Personally I don't understand this LP enthusiasm; compared to the CD sound is far more inferior (of course this depends on your listening equipment and/or quality of a disc) and possibilities for nice archiving less effortless. Speaking about SACD it is useless to even try to advocate the positive sides of LP; no ways to compare these two formats - they represent two different generations!

However, I have listened to few classical LPs and this all kind of whimper, hum and hiss were really distracting. Afterwards I have understood why the arrival of CD felt so revolutionary in the early 1980s.

But now: why to concentrate on this although there is a way to achieve and offer audio that will supersede all other attempts? Is it nostalgic to hear those distracting noises beside the main sound? (A little clarification - this applies to old analogue recordings (and few early digital recordings as well) when the recording technology was not advanced enough to enhance the sound). Sometimes the choices behind the releases have been really bewildering as I have said earlier.

Let me take an example: instead of releasing their 1970s quadraphonic recordings on Super Audio CD Warner Classics has concentrate to manufacture reissues on CD and on LP for unexplained reasons. Paavo Berglund & Bournemouth Symphony Orchestra, Itzhak Perlman, Herbert von Karajan... There might be dozens of different-looking CD releases of the same recording! "Remastered Karajan Edition", "Karajan's Sibelius", "Karajan's Analogue Recordings"...

What is this nonsense? It looks like they are really believing "if we change the look of these albums a bit consumers are willing to pay slightly more expensive price of them". Now they are releasing Berglund's Helsinki Sibelius cycle as a box set - firstly on LP, then on CD as an individual albums, then on CD again as a decentralized three-disc collection in the Gemini Series and now as a box set.

Karajan recorded almost everything in quad for Warner during the heydays of the technology but the recordings are still waiting for this glory in their boxes. Strauss's "Don Quixote" with Mstislav Rostropovich (1976) is a good example of this. Warner indeed released the recording on quadraphonic LP at the time but how many of us has possibility to listen to the album as such? Albeit Warner Music Japan has re-released the album on SACD Strauss: Don Quixote - Rostropovich, Karajan it is in stereo only.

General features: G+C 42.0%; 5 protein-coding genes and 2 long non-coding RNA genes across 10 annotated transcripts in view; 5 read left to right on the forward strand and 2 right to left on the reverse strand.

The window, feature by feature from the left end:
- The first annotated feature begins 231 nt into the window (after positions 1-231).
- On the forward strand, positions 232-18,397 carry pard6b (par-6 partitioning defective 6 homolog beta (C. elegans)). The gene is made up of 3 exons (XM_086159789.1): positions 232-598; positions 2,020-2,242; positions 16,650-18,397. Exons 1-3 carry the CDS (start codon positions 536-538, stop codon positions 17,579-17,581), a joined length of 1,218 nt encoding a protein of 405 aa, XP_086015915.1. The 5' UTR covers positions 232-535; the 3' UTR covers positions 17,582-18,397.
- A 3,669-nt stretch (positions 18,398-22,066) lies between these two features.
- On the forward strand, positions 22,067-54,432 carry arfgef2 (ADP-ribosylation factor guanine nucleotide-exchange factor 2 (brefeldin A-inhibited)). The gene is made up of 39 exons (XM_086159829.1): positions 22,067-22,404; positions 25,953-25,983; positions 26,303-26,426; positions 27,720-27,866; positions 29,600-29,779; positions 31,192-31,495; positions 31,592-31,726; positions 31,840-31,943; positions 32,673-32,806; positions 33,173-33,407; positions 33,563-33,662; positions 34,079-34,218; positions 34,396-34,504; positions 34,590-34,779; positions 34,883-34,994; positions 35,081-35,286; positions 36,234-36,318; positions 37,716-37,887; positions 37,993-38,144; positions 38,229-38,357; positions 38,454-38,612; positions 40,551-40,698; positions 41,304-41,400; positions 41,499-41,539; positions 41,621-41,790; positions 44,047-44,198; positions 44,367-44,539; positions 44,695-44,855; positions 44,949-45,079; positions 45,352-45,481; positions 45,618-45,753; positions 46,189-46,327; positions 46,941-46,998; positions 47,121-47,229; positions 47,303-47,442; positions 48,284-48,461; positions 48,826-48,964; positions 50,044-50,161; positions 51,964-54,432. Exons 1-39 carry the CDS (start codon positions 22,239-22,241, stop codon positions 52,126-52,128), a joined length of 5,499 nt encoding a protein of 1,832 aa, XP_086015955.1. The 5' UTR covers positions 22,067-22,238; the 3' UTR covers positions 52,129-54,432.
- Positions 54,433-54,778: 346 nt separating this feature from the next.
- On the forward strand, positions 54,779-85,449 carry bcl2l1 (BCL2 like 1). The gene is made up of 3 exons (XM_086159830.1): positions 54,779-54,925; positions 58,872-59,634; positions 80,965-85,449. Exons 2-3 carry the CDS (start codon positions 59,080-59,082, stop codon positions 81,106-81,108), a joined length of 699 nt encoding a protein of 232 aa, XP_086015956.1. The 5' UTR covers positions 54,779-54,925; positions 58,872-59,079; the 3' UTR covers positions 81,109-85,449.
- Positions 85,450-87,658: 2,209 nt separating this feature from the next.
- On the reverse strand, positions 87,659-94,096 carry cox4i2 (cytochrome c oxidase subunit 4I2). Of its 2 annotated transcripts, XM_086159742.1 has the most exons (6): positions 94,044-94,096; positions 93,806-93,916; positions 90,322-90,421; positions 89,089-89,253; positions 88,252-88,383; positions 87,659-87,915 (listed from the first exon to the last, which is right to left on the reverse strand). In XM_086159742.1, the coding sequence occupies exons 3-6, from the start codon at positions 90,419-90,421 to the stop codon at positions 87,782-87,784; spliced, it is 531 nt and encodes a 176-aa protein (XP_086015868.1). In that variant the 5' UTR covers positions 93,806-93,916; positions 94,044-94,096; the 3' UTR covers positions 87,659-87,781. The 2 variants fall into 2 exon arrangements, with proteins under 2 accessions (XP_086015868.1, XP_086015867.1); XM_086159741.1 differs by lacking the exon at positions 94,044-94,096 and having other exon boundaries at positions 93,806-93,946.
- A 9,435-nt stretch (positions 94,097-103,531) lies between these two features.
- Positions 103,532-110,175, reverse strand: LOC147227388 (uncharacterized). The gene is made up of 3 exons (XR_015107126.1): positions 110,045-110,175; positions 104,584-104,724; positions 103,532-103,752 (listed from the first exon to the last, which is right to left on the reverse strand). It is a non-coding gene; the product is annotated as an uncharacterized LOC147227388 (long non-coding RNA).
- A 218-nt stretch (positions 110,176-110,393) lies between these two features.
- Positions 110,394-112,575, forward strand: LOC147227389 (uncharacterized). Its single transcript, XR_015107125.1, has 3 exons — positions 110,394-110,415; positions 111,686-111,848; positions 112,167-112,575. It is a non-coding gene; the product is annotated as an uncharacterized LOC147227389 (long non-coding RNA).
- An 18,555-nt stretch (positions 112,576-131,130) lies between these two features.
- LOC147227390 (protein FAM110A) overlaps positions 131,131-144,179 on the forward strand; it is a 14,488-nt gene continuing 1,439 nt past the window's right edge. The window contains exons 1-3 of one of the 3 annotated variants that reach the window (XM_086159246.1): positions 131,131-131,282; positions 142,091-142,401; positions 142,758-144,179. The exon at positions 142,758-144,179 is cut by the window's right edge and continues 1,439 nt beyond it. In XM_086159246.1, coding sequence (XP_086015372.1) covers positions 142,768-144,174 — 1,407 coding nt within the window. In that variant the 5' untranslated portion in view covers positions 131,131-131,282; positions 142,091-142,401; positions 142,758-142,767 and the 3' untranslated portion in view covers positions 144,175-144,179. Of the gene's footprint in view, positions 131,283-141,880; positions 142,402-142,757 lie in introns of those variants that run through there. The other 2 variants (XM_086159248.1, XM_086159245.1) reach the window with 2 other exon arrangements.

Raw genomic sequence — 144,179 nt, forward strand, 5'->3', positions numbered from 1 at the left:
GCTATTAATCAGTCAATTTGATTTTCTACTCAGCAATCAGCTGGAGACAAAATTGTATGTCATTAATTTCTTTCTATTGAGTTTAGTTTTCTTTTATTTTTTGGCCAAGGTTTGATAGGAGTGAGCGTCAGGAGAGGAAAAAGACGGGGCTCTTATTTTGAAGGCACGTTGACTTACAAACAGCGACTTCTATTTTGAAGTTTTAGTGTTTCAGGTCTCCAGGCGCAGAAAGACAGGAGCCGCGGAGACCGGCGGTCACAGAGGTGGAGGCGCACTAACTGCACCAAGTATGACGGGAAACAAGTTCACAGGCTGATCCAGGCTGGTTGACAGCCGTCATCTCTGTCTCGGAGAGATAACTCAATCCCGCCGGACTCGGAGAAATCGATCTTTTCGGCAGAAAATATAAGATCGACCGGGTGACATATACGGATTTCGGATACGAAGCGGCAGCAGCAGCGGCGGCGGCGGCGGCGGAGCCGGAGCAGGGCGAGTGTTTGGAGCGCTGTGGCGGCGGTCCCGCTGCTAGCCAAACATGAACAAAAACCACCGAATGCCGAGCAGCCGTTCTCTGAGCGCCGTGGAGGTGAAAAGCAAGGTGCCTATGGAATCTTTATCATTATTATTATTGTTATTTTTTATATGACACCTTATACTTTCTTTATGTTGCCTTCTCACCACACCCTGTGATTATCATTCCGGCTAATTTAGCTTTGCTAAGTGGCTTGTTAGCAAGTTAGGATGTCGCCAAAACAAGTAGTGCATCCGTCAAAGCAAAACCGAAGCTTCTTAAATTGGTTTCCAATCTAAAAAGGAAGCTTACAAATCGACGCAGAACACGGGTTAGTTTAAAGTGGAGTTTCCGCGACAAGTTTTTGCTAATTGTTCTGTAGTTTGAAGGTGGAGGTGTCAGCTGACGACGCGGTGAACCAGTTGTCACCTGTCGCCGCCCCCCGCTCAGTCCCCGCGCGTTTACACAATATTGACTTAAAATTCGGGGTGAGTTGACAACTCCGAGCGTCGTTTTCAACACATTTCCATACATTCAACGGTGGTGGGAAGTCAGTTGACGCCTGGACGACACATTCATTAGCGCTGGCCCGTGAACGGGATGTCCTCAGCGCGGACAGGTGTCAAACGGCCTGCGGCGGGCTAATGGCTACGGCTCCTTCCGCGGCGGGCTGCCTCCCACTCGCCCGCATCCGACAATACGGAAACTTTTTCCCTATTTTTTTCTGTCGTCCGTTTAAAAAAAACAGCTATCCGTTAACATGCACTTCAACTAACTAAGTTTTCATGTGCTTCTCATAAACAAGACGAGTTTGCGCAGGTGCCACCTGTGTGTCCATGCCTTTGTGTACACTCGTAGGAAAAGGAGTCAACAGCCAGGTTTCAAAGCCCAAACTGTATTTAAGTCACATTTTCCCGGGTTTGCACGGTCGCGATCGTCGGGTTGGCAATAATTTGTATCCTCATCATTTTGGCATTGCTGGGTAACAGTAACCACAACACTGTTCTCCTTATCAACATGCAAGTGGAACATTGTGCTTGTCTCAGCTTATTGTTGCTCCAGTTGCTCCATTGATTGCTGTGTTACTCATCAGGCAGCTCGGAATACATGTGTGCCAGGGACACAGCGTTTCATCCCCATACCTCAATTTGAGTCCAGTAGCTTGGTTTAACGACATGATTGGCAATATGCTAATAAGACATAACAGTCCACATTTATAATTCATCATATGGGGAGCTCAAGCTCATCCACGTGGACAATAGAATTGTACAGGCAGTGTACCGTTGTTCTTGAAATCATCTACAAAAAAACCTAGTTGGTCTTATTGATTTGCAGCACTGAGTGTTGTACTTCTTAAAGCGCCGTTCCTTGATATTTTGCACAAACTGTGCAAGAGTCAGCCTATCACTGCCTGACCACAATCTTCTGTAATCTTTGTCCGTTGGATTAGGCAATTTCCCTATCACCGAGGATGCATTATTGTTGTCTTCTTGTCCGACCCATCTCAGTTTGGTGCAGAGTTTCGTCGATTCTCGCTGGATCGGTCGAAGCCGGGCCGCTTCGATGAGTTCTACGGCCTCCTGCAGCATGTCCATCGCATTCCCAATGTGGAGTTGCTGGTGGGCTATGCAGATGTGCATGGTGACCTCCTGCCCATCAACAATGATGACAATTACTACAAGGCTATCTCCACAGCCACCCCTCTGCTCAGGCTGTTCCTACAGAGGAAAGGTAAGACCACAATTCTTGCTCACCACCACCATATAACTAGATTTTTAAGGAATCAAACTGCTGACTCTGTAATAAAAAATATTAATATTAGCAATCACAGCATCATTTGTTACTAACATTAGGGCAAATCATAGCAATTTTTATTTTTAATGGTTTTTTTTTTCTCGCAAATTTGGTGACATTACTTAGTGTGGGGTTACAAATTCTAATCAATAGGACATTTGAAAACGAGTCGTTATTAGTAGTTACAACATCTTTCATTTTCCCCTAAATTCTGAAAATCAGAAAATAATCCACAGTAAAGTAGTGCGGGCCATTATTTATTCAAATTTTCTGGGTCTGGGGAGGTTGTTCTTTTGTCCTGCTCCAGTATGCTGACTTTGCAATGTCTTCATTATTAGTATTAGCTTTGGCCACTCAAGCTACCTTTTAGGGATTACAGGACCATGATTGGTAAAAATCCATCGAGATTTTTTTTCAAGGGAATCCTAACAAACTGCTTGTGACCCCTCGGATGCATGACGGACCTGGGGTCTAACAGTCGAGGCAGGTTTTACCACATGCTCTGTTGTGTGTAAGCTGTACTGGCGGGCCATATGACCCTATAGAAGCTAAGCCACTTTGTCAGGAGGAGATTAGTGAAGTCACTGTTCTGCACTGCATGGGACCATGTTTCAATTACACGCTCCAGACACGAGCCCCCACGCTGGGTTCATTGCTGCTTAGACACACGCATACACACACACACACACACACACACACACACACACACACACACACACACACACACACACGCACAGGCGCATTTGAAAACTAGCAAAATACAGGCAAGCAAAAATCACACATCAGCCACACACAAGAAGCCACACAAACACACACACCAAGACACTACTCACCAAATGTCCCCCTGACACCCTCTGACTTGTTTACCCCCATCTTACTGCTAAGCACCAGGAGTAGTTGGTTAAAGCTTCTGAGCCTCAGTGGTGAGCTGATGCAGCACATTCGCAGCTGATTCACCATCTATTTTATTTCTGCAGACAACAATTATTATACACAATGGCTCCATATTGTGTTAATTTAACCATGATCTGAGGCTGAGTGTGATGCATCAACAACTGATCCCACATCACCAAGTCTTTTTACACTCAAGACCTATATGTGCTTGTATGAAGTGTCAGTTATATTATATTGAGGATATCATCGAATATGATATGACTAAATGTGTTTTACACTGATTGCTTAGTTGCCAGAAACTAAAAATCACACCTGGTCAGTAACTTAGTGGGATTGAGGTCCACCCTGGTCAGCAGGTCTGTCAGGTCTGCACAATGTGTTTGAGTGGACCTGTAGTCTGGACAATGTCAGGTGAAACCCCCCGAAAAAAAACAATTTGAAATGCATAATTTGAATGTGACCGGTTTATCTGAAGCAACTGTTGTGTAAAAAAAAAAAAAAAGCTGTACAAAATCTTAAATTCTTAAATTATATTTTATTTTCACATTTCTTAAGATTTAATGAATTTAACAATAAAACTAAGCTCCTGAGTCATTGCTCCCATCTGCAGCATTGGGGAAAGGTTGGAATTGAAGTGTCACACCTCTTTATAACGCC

Of course it is a matter of financial profit and sale when it comes to choice an album format between CD and SACD. These things have become foregone conclusions during all these years when SACD has been an alternative option for hifi buffs. I'm not going to repeat these facts as we all know them so-so. But the reasons behind Linn's current recording and releasing policy must have been in contact with the mentioned things.

It would have been nice to receive the latest album of Robin Ticciati (including orchestral works of Debussy and Fauré) on SACD. But it is RBCD only. And when the first album of Thomas Søndergård's Sibelius cycle was hybrid multichannel SACD Sibelius: Symphonies 2 & 7 - Søndergård the latest (including Symphonies Nos. 1 & 6) is just a conventional CD as well. And where is Channel??? We are living strange times...

Comment by Mark Werlin - August 4, 2017 (9 of 9)

An alternative view.

Linn's decision to discontinue SACD releases is likely due to business factors not in its control: a backlog at the few remaining SACD production facilities; the collapse of classical music physical stock distribution; closure of brick and mortar record stores; the rising number of of streaming music service subscribers.

New reissue LPs of classical music are pressed rather than SACDs because audiophile LP collectors have invested thousands of dollars, pounds, euros and yen in their analogue rigs. They enjoy listening to analogue-era recordings on analogue playback systems. The best new LP pressings of 1950s-1970s classical and jazz recordings are free of pops, crackles or distortion. Such pressings sell out rapidly, unlike many SACD releases.

To John (hiredfox): If you have an opportunity to audition stereo DSF files of a Channel Classics release through the asynchronous USB input of your Marantz SACD player, and compare the sound to the same recording on SACD in the disc player, you might find that the two sources are nearly indistinguishable. I have just done this test on my Marantz SA8005, comparing a recent classical music SACD to the underlying DSF file. There are inexpensive computer solutions that effectively serve DSF (or other hi-res format) files to a standalone DAC or to the DAC in an SACD player.

Enjoying SACDs is not incompatible with enjoying hi-res downloads. Many new classical, jazz and contemporary music recordings are only being released in high resolution as downloads. Purchasing hi-res downloads supports the artist, the label and the hi-res vendor. Playing hi-res files through the USB DAC of an SACD player or through a separate DAC provides the closest comparable listening experience to SACD.